On his first tweet as president, Joe Biden made clear his intention to start working from the first minute. “There is no time to lose when it comes to dealing with the crises we face,” his official account was published minutes after the oath. He said and did: Once the pomp and circumstance were over, the formalities ended, and with everyone there, Biden went to work.
Getting rid of the mess his predecessor left him would be a mammoth task, and even more so with all the promises he made along his way to this day, so are the hopes pinned on the multiple actions in his first 100 days.
Direct Action to take direct action in four areas: controlling the epidemic, providing economic relief, tackling climate change and promoting racial justice; Four main pillars of Biden’s agenda.
In the first photo in the Oval Office, which has been completely redecorated (except for curtains that hold the previous tenant’s gold pending a more in-depth design change), Biden is shown with a pile of folders and documents to sign on the right: 17 Executive Orders to start his cabinet mechanism.
Surrounded by busts of Martin Luther King, activist Cesar Chávez, Rosa Parks, or Eleanor Roosevelt, and in front of a portrait of Franklin Delano Roosevelt, Joe Biden began stamping his signature (with a ballpoint pen, not with a giant marker like his predecessor). Decrees that must guide its administration.
The first thing he signed was a clear message: The biggest crisis it faces today is the coronavirus epidemic, and he will spare no effort to stop it. That’s why he decided to create a mandate for face masks and social distancing on federal property. After that, a work order for racial equality; And back to the Paris climate agreement.
In the list of signed actions, it has also stopped funding the wall on the border with Mexico; DACA, the program that protects tens of thousands of undocumented young people from deportation, has returned to its starting position, removing any barriers imposed subsequently; Urged joining the World Health Organization (WHO), canceled construction of the Keystone XL pipeline, and abolished veto power over immigration from Muslim-majority countries, among others: a set of measures to reverse some of the most controversial and controversial of the outgoing administration, It shows the country and the world that there is a new leader in leadership and that things are actually being done differently. Later, it discontinued the “Stay in Mexico” program, whereby asylum-seekers in the United States have to wait their turn to be heard in the neighboring country.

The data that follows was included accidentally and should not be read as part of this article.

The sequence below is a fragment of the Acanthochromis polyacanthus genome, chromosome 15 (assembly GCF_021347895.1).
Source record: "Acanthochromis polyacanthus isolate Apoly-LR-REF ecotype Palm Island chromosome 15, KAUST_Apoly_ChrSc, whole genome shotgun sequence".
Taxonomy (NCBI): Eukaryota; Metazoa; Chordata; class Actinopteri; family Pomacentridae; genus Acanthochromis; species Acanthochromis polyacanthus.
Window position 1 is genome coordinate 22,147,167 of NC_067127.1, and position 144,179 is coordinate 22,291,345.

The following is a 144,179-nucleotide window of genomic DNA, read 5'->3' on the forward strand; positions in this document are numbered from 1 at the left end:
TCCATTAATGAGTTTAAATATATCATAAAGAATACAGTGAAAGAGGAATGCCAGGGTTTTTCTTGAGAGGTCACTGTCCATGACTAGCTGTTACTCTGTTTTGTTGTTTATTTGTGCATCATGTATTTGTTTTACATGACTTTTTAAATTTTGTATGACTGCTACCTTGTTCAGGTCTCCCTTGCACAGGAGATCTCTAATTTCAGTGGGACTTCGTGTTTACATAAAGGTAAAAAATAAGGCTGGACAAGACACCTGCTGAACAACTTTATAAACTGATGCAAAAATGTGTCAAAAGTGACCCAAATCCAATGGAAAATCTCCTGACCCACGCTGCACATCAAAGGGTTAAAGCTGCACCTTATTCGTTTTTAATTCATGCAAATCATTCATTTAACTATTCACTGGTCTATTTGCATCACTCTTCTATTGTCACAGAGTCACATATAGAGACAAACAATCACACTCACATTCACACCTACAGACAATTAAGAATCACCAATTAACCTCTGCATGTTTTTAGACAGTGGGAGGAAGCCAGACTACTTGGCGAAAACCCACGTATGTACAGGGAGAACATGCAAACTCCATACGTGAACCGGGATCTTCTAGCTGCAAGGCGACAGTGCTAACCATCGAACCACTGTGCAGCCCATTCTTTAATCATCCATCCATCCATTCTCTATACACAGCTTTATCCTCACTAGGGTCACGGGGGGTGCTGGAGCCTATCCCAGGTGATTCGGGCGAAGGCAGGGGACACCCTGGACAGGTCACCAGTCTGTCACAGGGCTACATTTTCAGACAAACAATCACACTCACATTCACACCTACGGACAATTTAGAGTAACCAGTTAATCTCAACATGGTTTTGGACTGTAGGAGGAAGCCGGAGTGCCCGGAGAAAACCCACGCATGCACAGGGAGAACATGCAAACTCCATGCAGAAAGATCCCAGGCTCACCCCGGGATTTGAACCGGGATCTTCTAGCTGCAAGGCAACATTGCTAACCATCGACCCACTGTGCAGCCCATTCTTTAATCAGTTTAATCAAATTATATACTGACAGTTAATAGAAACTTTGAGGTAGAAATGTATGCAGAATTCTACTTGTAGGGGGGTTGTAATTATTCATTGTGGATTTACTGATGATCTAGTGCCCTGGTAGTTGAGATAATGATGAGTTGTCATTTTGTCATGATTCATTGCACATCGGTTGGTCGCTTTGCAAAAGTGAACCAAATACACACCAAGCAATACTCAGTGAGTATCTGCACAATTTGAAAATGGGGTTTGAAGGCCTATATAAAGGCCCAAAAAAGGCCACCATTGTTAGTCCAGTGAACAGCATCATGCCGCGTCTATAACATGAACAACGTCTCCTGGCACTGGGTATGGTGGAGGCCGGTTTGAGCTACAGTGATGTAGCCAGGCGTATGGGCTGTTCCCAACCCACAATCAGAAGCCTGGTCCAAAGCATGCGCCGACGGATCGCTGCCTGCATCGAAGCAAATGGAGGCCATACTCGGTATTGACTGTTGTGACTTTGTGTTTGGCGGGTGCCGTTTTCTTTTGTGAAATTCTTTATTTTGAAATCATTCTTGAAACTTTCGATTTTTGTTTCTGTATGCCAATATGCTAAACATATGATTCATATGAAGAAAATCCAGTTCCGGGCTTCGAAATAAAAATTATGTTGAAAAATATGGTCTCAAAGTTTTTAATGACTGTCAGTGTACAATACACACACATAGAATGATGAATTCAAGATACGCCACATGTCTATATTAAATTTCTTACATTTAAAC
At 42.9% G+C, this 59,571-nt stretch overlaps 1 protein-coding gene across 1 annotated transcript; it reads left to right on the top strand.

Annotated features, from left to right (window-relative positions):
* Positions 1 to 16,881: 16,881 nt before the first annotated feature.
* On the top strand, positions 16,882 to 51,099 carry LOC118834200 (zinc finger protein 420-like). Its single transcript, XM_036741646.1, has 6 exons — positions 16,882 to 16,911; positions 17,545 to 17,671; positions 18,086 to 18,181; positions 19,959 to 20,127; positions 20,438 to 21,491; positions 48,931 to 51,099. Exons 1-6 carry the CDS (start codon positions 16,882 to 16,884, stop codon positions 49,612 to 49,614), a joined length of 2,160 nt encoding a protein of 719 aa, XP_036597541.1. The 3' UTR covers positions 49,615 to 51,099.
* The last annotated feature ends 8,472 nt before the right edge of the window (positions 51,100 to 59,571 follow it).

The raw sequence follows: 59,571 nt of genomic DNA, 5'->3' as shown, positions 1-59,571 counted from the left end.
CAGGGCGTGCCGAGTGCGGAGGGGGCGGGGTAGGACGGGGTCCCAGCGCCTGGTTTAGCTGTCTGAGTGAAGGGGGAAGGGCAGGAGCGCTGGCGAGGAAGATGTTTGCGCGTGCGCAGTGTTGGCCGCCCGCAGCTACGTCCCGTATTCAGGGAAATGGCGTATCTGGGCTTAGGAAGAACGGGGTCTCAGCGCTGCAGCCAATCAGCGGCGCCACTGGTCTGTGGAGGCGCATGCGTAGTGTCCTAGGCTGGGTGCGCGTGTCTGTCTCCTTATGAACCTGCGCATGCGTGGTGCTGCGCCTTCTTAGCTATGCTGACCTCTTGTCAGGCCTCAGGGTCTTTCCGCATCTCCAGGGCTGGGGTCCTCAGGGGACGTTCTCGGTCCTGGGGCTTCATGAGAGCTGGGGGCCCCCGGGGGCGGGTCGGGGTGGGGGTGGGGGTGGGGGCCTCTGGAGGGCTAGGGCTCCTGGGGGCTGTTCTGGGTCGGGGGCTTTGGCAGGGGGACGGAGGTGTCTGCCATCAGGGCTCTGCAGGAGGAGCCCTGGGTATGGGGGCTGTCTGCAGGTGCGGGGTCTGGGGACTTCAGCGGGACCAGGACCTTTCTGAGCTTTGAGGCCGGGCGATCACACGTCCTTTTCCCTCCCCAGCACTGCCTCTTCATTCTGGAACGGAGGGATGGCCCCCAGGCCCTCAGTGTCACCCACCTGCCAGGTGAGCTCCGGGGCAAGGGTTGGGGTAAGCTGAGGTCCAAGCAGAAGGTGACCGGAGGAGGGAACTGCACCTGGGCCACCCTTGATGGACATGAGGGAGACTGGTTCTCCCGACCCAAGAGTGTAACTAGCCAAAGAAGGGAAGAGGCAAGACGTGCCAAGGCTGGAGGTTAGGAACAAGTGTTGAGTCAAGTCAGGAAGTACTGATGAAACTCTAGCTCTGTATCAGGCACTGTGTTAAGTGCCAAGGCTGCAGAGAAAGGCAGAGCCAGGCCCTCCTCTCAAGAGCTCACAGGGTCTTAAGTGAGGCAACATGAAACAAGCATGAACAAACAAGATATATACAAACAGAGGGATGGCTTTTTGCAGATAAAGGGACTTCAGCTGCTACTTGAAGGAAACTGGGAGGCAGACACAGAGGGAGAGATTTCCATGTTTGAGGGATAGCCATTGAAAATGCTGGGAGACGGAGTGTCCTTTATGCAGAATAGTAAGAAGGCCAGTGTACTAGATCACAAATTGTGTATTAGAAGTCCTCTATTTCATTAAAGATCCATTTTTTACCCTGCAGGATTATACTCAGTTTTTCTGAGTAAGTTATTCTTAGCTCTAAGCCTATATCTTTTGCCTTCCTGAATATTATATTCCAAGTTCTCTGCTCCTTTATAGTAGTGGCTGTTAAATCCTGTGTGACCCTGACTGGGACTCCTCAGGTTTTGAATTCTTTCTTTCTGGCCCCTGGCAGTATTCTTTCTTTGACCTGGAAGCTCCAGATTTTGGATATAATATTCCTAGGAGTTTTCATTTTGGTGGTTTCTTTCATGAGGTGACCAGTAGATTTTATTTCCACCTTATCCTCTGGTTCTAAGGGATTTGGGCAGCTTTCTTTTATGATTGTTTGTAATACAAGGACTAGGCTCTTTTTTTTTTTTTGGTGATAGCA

Foreign Minister Marcelo Ebrard welcomed the measures relating to the wall and DACA, and noted that President Andres Manuel Lopez Obrador told Biden that “bridges open the way for cooperation and understanding.”
And Kamala Harris wasn’t wasting time. “What’s the first thing you’ll do?” Some journalists shouted at her as the new vice president headed to her new offices, at the victory rally after the opening ceremony. He replied, “Go to work.” Just as Biden did with his edicts, Harris, too, did his homework.
A few minutes after the story was snapped in front of the office building that would occupy it, Harris climbed back into the official car to return to the Capitol building and fulfill his first official duty: to preside over the Senate and swear in the senators who haven’t yet done so. He claimed his seat.
It was the case of John Usoff and Raphael Warnock, second-round winners in Georgia, and Alex Padilla, the person chosen to fill the vacancy left by Harris herself in California. The Three Democrats, all of them have three shattered historical milestones: first millennials, first African-American from Georgia, and first Latino from California, respectively.
But the most important thing: by inaugurating them all, the Senate was completely to the left, and the absolute power of the Democrats in Washington was consolidated: the Senate was left with 50 senators for each party, but the vote to cast Harris, as the president of the Senate, upset the balance between the Democrats.
Republicans were losing their last bit of power in the capital, and Governor Mitch McConnell, who in recent years had become a very powerful figure, was relegated to the background. The new Senate Majority Leader is Democrat Chuck Schumer, who hasn’t wasted a minute changing his Twitter résumé to make it clear that he’s now the one with the camera handles.
Soon after, the Senate confirmed Biden’s first cabinet candidate, Avril Haines, as Director of National Intelligence.